For easy cleanup, marinate seafood in a food-grade plastic baggie with a re-sealable top. Always marinate under refrigeration and throw out used marinade to help prevent food borne illness. Remove excess marinade from seafood before cooking to help prevent flare-ups when grilling or broiling.
Pan searing is a technique that works well for cooking fish steaks and thicker, shorter fillets of fish. If the fish has skin, score it on the skin side with a few vertical slashes. This will help the fillet from curling because the skin will shrink as it cooks. Dry the fish thoroughly and season with salt and pepper if desired.
Begin by heating a low-sided, well-seasoned skillet on the stovetop over medium-high heat until warm. Add about a teaspoon of oil, swirl the pan to evenly coat it, and heat until almost smoking. Add the seafood, placing the side you wish to present in to the hot pan first. Keep multiple pieces separated. Do not touch or move the seafood until it is browned on one side. You may have to adjust the heat to so that the seafood browns evenly but does not burn. Turn the seafood once it is about halfway cooked through—you can guess the halfway point by looking at the side of the fish, which will appear opaque on the side closest to the bottom of the pan and translucent on the side that is facing up. It may be useful to use two large, flat spatulas to help you flip the fish. Continue cooking on the second side until the fish begins to reach a final cooking temperature of 140 degrees, or the meat just begins to flake and becomes opaque. Remove from the pan, rest two minutes, and serve.
Seafood 101: Almost everything you need to know about cooking seafood
Plan at least a day ahead if you choose to defrost in the refrigerator. It will take about 24 hours to defrost a bulky frozen item, or several pieces of food that have been frozen together. Place frozen seafood in a clean container to catch the liquid released from the product as it thaws. If the frozen seafood is not already wrapped in plastic, cover the top lightly with plastic wrap to protect it from coming in to contact with other foods in the refrigerator. Place the container on a low shelf and defrost slowly over a day. After thawing, remove any liquid that has collected in the packaging and use within a day for optimal freshness and safety.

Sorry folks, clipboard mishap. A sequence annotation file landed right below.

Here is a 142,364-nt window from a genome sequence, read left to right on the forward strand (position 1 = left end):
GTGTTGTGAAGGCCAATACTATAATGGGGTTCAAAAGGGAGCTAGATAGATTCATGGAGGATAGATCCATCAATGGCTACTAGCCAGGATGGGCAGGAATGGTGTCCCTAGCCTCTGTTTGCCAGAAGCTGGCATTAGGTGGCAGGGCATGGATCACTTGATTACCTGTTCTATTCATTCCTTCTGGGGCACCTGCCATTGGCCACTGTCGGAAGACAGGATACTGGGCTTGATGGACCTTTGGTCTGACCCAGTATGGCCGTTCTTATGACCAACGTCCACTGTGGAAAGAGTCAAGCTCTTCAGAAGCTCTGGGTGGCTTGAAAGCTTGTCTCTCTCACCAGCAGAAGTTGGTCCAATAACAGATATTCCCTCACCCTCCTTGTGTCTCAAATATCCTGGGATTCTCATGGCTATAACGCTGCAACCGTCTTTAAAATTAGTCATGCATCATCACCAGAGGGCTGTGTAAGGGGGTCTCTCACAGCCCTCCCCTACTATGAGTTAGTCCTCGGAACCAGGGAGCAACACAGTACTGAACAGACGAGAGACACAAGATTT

Cool Water Thawing
Use this method when you have less time, but are able to more closely watch the frozen seafood. Begin by placing the food in a leak-proof plastic bag (if it is not in one already). Submerge the seafood in cold tap water and change the water every thirty minutes until the food has defrosted. Do not try to speed the process by defrosting in hot water because this will encourage bacteria on the food to multiply. Cook seafood thawed under cold water immediately after thawing.
Follow the manufacturer’s instructions for choosing the appropriate microwave defrost setting and defrost until the food is cool and pliable. Be careful not to overheat—this will start the cooking process. Cook seafood that has been microwave-defrosted immediately after thawing.
Information is provided by National Fisheries Institute
Bucks County Seafood • 164 N. Main Street, Dublin, PA 18917 • 215-249-1295 • Closed Mondays
Tuesday - Saturday, 11:00 to 6:00 • Friday, 10:00 - 7:00 • Sunday: 10:00 - 5:00